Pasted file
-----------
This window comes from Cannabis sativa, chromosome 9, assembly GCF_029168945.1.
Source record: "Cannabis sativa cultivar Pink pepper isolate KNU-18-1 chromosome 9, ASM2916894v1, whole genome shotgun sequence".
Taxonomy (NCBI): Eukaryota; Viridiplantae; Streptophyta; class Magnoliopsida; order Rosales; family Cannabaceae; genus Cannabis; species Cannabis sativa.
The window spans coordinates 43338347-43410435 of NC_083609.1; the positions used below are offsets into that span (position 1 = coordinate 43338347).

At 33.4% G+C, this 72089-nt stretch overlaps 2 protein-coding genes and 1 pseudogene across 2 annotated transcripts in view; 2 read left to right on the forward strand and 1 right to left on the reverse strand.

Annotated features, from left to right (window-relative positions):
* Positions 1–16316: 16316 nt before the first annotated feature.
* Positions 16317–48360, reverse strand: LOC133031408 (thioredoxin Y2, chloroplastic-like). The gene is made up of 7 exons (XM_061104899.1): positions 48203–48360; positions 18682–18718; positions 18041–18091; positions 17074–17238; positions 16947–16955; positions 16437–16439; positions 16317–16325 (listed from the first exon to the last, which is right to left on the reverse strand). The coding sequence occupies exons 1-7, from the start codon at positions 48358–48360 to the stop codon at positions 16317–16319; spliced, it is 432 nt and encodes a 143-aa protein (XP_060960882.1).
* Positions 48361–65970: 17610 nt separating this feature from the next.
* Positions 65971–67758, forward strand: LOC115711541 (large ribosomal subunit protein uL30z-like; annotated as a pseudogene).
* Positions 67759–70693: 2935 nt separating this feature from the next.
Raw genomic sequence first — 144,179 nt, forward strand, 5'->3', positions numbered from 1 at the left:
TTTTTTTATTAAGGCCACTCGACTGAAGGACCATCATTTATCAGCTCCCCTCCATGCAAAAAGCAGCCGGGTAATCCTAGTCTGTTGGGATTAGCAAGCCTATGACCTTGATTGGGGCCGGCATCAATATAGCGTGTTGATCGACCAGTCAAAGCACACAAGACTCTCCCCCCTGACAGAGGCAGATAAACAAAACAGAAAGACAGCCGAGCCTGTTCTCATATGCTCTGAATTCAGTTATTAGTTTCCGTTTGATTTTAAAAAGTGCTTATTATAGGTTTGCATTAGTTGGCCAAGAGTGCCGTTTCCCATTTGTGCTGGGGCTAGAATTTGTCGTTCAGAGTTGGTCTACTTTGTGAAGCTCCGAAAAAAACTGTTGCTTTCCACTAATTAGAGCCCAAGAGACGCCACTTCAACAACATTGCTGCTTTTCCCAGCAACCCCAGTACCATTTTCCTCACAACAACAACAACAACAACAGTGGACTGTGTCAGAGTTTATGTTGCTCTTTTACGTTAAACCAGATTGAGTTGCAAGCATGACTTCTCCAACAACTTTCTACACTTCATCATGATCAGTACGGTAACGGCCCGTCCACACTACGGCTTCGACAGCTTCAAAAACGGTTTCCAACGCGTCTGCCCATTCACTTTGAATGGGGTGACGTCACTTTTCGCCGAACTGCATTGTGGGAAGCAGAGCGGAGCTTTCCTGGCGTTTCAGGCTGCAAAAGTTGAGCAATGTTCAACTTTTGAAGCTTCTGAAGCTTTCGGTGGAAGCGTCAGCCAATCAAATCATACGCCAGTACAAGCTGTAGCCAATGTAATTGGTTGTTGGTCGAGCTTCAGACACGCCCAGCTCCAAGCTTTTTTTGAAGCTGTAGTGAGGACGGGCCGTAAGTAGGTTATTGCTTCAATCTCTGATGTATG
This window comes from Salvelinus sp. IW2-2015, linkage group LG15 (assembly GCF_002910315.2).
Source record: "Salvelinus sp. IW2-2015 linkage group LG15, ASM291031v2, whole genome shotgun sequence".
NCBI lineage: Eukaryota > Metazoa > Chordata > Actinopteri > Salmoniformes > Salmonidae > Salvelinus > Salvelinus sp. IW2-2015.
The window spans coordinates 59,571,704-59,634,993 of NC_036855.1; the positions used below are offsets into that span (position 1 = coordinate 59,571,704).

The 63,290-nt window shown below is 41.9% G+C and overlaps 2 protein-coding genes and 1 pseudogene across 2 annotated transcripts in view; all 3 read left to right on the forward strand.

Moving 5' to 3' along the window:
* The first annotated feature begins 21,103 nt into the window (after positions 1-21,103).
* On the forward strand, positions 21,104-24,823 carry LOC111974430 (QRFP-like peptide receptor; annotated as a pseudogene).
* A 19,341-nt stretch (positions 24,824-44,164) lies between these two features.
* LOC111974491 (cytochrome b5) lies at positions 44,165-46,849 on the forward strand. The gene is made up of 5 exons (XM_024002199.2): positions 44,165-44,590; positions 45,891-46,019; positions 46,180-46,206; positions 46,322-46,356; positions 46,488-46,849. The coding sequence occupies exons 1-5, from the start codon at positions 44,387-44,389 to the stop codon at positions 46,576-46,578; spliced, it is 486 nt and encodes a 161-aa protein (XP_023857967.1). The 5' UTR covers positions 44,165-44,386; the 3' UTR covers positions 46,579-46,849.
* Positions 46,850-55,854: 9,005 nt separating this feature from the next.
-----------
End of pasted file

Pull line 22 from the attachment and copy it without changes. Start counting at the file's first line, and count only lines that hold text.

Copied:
* A 19,341-nt stretch (positions 24,824-44,164) lies between these two features.